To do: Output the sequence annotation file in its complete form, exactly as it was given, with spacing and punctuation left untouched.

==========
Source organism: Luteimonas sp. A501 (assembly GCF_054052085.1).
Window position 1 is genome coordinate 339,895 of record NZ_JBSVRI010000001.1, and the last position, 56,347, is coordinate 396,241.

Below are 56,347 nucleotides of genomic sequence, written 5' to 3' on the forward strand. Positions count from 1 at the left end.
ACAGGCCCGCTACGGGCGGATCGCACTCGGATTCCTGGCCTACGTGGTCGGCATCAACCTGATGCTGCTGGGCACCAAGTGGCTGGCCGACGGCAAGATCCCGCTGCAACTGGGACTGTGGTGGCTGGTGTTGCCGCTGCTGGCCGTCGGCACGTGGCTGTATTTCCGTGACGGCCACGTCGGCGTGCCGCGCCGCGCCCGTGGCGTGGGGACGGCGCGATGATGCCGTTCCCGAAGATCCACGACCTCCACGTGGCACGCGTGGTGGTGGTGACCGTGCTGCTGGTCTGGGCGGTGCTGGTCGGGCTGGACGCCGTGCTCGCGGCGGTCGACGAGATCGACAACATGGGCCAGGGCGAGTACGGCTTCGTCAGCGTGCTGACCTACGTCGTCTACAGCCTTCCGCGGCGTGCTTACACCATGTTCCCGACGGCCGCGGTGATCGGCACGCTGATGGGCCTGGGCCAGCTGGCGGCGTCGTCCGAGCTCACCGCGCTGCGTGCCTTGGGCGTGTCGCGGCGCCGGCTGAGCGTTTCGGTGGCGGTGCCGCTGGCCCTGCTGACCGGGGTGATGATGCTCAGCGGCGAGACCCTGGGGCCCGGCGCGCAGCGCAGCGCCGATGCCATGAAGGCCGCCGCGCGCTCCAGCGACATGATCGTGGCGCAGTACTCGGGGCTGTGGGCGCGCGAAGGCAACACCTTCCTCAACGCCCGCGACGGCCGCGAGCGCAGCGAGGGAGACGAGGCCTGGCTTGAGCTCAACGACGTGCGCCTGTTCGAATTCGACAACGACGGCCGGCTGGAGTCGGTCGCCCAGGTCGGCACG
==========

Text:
Source organism: Luteimonas sp. A501 (assembly GCF_054052085.1).
Window position 1 is genome coordinate 339,895 of record NZ_JBSVRI010000001.1, and the last position, 56,347, is coordinate 396,241.

Below are 56,347 nucleotides of genomic sequence, written 5' to 3' on the forward strand. Positions count from 1 at the left end.
ACAGGCCCGCTACGGGCGGATCGCACTCGGATTCCTGGCCTACGTGGTCGGCATCAACCTGATGCTGCTGGGCACCAAGTGGCTGGCCGACGGCAAGATCCCGCTGCAACTGGGACTGTGGTGGCTGGTGTTGCCGCTGCTGGCCGTCGGCACGTGGCTGTATTTCCGTGACGGCCACGTCGGCGTGCCGCGCCGCGCCCGTGGCGTGGGGACGGCGCGATGATGCCGTTCCCGAAGATCCACGACCTCCACGTGGCACGCGTGGTGGTGGTGACCGTGCTGCTGGTCTGGGCGGTGCTGGTCGGGCTGGACGCCGTGCTCGCGGCGGTCGACGAGATCGACAACATGGGCCAGGGCGAGTACGGCTTCGTCAGCGTGCTGACCTACGTCGTCTACAGCCTTCCGCGGCGTGCTTACACCATGTTCCCGACGGCCGCGGTGATCGGCACGCTGATGGGCCTGGGCCAGCTGGCGGCGTCGTCCGAGCTCACCGCGCTGCGTGCCTTGGGCGTGTCGCGGCGCCGGCTGAGCGTTTCGGTGGCGGTGCCGCTGGCCCTGCTGACCGGGGTGATGATGCTCAGCGGCGAGACCCTGGGGCCCGGCGCGCAGCGCAGCGCCGATGCCATGAAGGCCGCCGCGCGCTCCAGCGACATGATCGTGGCGCAGTACTCGGGGCTGTGGGCGCGCGAAGGCAACACCTTCCTCAACGCCCGCGACGGCCGCGAGCGCAGCGAGGGAGACGAGGCCTGGCTTGAGCTCAACGACGTGCGCCTGTTCGAATTCGACAACGACGGCCGGCTGGAGTCGGTCGCCCAGGTCGGCACG